Giving Birth to Life and Death

My 18-month-old son blissfully naps and I decide to catch up on some emails. I look at my inbox and notice a request for advice. I open the email, curious. After reading the first sentence, I take a deep breath.

“I experienced my first stillborn birth as a doula. I am so confused.”

The new doula in question had witnessed one of life’s most painful experiences– the birth of a lifeless infant.

“I did my best to support these new parents experiencing such a sudden and tragic blow to their expectant hearts,” she continued. “But now, they’ve asked me to speak at the funeral. What can I say?”

Her grief, concern, and confusion touch me. I pause and close my eyes. How to respond to her request? I’m flooded with memories.

Having worked as a hospital chaplain, I’ve witnessed very painful episodes in life. From holding the shaking body of a mother whose son committed suicide, to placing my hand on the lifeless chest of a murdered man, I know what it is like to cry and pray with strangers. Having looked at the still face of death, I breathe in wonder and bow to the mystery that awaits us all. As a chaplain, I needed to breathe particularly mindfully while supporting parents through the bewildering grief of loosing a baby.

I close my eyes and meditate. Silent tears accompany my response. I type a meditation for her to share with those who will gather in sorrow. I encourage her to weave her own words into the fabric of my own.

Please join me in the spirit of meditation. Place your hands on your lap. Place your feet on the steady earth. Close your eyes as inspired. Soften the muscles of your face.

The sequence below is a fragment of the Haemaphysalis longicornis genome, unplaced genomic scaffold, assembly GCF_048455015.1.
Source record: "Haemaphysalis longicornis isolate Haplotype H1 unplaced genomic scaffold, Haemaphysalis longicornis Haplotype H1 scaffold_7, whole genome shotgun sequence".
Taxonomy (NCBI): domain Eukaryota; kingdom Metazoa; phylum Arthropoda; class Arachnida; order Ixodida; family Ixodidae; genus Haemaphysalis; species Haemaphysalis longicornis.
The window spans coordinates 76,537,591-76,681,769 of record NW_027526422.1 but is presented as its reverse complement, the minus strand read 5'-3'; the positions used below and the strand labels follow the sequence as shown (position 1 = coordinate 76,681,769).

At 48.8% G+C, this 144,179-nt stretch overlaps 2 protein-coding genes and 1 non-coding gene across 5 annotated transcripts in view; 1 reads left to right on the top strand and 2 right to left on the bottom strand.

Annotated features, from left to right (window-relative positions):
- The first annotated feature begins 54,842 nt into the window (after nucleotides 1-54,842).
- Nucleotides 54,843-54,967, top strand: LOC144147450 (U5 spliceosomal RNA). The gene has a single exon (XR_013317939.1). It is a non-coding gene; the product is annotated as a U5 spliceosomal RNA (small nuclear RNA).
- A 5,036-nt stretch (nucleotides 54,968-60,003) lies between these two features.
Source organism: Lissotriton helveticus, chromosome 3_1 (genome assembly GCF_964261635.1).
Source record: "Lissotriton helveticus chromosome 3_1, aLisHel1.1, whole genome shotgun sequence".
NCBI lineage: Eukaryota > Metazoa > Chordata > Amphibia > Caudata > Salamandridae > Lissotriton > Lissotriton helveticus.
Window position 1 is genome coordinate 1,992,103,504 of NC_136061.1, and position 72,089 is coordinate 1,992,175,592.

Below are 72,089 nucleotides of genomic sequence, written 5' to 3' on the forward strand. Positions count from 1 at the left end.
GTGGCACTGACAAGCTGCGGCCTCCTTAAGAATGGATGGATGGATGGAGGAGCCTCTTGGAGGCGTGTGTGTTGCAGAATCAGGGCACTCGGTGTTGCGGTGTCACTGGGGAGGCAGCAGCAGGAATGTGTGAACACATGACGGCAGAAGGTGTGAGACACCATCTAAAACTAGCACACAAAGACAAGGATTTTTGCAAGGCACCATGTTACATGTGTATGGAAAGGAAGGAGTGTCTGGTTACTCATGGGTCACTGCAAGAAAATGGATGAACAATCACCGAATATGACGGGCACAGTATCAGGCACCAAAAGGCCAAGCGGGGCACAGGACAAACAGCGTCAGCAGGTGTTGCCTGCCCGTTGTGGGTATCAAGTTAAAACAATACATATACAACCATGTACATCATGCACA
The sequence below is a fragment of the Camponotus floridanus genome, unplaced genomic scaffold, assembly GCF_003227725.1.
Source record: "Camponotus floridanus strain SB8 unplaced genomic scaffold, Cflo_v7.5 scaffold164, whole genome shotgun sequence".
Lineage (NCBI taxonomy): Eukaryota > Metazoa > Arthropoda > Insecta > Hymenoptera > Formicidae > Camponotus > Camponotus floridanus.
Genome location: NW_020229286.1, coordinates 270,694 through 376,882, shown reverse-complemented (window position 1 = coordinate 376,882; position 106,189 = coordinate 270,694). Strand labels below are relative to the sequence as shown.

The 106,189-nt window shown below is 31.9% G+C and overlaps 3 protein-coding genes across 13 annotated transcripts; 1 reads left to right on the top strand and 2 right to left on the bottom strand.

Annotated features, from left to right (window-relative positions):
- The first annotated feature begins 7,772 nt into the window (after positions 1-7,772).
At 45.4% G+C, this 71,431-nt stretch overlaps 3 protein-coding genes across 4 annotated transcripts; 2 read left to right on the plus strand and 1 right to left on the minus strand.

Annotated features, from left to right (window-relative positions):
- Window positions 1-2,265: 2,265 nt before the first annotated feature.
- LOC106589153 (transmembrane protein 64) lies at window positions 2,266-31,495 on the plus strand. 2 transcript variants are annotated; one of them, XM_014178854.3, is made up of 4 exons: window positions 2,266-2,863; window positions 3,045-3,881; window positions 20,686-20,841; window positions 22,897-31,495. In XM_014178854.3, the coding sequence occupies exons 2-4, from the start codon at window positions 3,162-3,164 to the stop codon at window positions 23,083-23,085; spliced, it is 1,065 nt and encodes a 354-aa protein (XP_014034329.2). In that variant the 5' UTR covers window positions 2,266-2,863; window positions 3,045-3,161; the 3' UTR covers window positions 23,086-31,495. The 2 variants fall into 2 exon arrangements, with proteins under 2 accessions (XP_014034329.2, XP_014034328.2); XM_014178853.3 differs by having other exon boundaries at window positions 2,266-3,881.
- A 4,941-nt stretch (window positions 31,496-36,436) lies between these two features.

Let your breath begin to move through tight places.

May the breath you take right now be a reminder of life’s precious fragility.

May the inhale give strength at this difficult time.

May the exhale create space for the natural stages of grief.

We meditate with a spirit of the open heart. We meditate and remember the dead.

We meditate and remember this precious and beloved child.

Birth and death are mysteries.

We place these mysteries in our hearts and bow to the power of a love

that transcends the understanding of any human mind.

I place my hands on the keyboard and complete my email to the heartsick doula. I urge her to take what works and leave the rest.

“Trust your heart,” I write.

Later that night, I watch my son sleep beside to me. Witnessing his beauty transports me with grace. Yet, sadness accompanies this gratitude. He and I share a common destiny with all that live. Through my body, my son entered this human world. Because of this fact, one day he will die. I have no idea when and how my son will move through death’s doorway, but I do know that door will open. It’s an irrevocable and unalterable truth. No one receives an immortal human experience.

All that lives in time and space must die in time and space. I imagine there is a light that breathes into this dance and transcends it. I trust that this light is made of inexhaustible love.

I continue to watch him sleep. A green, handmade quilt rests over us. It was crafted with love by my paternal grandmother. My son never met his great-grandmother in this life. Will he ever know the woman whose hands stitched together this beautiful gift with profound love? Did they meet before he came to me? Will I ever see her again?

My mind can pose a million philosophical questions but nothing brings me peace until my heart relaxes into the mystery. I feel most alive when trusting that soft, gentle kindness within. May I pierce the ever day chatter of my to-do list with a mindfulness of the sacred essence manifesting in each moment. May I surrender with grace to time’s relentless dance.

Jalaluddin Rumi, the famous 13th century Muslim mystic wrote, “Whoever knoweth the dance, dwelleth in God.”

May you know the dance.


This entry was posted in Commentary, Daily Living, Health During Midlife, Mothers Over 40, Mothers Over 50 and tagged , , , . Bookmark the permalink.

One Response to Giving Birth to Life and Death

  1. Jane says:

    Absolutely stunning. Words that we all need, and which remind me once again the privilege of the work of being with the dying as well as the living. Thank you.

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